Xcode 7’s NSManagedObject subclasses work a little differently than they used to—it generates its own category that it is then free to overwrite should you change the entity in future versions, and leaves the core class for you to add additional methods and properties to.

5. If you have added additional functionality to the NSManagedObject subclasses, you’ll need to copy it across.

I had a category on my Category entity (of course I did) called Category+GetCategories.[h/m], so I had to copy out all of the API and implementation from these files and put it all in the newly generated CDCategory.[h/m] files.

6. Delete the old classes.

7. Update all references to the old class and replace them with the new class, in my case I had to replace Category and with CDCategory throughout the project.

It all worked just fine, no database migration or entity renaming required.

The only other gotcha was that, after attempting to run with the new framework, it was crashing out with a dyld: Library not loaded: @rpath/libswiftCore.dylib error.

This is caused by the build setting Embedded Content Contains Swift Code being set to No. Switching this to Yes allowed the project to run and use the Swift code in the framework.

Useful CGFloat Extensions

I’ve been working a lot with CALayers over the past few days, specifically layers with circular shapes, and so these two little extensions have been really useful.

The first is your standard degrees to radians conversion function that every programmer that’s worked with UI has probably written at some point.

The second is a bit more interesting, though, as it finds a point on a circle within a frame of a given size (it also assumes that 0 is the top of the circle, not the right edge as in Core Animation):

Model Decisions

I’m about to get started on a new iOS app and the first major decision is what form the model is going to take.

The app will be a quiz style app where my client will be providing the questions in the form of a large JSON file.

Initially I was going to create individual model objects, have a questions manager object read in the JSON file on launch and create the various question objects, along with their parent containers. The question tree is relatively complex, with each question sitting under three ancestor nodes.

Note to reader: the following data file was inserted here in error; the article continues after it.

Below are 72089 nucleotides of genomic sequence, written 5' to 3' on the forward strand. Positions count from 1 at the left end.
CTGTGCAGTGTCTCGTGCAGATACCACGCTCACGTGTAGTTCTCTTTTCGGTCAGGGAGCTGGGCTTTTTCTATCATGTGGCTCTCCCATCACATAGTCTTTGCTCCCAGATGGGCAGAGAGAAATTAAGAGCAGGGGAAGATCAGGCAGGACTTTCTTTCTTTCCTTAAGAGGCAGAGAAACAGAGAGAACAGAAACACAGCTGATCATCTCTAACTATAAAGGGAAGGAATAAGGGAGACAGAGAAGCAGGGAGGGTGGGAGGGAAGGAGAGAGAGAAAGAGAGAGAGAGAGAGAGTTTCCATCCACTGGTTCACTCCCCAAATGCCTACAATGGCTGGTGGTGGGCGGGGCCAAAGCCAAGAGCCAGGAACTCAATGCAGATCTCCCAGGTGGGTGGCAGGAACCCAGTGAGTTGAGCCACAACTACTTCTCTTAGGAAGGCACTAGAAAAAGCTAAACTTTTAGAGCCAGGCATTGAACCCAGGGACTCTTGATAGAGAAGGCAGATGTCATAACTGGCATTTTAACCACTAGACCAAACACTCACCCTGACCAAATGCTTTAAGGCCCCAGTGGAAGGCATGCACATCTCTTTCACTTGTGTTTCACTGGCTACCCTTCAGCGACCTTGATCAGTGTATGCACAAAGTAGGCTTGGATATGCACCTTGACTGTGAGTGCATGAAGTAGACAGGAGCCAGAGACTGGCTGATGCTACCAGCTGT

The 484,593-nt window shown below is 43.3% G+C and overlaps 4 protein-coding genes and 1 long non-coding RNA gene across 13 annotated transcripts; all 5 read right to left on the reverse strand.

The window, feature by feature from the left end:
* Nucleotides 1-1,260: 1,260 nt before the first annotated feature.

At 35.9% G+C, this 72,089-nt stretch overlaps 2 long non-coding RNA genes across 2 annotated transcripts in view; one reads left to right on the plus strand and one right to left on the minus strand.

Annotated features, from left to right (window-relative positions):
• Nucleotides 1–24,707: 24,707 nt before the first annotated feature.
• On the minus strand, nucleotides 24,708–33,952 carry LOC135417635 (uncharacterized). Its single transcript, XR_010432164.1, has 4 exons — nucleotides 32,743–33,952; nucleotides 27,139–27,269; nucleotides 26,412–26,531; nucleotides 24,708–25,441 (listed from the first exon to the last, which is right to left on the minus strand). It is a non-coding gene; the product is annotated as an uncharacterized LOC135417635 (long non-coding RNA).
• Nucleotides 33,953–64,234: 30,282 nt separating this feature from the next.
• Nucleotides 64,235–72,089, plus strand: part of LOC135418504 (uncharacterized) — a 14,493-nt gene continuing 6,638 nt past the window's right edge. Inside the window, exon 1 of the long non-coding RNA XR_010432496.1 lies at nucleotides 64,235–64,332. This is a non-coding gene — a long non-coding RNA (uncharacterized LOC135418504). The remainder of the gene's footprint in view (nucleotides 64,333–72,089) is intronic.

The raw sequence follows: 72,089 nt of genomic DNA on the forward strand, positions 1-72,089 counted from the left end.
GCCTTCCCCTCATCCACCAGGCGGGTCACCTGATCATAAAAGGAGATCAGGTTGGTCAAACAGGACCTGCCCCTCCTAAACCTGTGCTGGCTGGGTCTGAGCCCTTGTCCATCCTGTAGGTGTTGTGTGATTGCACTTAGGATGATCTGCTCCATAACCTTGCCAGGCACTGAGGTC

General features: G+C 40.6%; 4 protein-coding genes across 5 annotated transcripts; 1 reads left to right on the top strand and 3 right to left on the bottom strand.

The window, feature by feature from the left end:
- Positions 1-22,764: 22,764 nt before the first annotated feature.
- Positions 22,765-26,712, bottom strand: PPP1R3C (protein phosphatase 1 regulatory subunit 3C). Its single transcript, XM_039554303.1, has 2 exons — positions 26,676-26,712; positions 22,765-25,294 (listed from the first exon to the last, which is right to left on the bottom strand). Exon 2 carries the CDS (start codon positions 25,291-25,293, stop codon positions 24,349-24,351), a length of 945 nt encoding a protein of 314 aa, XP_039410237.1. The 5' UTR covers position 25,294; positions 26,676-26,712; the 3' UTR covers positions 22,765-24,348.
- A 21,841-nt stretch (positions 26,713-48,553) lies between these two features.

In terms of persistence, the only things that I need to keep track of is how many times a user has attempted a question and whether or not they were correct on the last attempt.

Initial Idea

My initial idea was to have a questionManager, together with various model objects. The Question objects would vend an array of Answer objects. The controller would then pass back an array of Answer objects to the Question object which would update its state and return a tuple consisting of a Bool and an NSAttributedString object indicating whether or not the answer was correct, and giving more information about the correct answer.

This would work fine and persistence would be relatively straightfoward. After the initial read of the JSON file (which will run to around 2,000 questions), I would just have all the model objects conform to NSCoding and freeze and unfreeze the questionManager between launches.

Core Data?

Trail Wallet uses Core Data to manage its data and I am very happy with it. Xcode features a decent model editor and between NSPredicate, NSFetchRequest, and NSFetchedResultsController I get a lot of power and convenience for free, not to mention that persistence is straightforward.

I haven’t yet branched into iCloud for Trail Wallet, but it is something that I am eager to implement and (if it works well—which is a big "if", given iCloud Core Data’s history) then I’ll get a lot of syncing power for very little effort (as opposed to a third party solution, or even just having to manage mapping the model to CloudKit).

Implementing Core Data in this new app which, admittedly, is overkill for something so straightforward would allow me to try out iCloud Core Data with very little risk.

All user data loss is bad, but losing the history of which questions were answered seems a lot less catastrophic than years worth of financial records. I would also get some experience in managing migration paths when iCloud is in play before I implemented it in our most important app.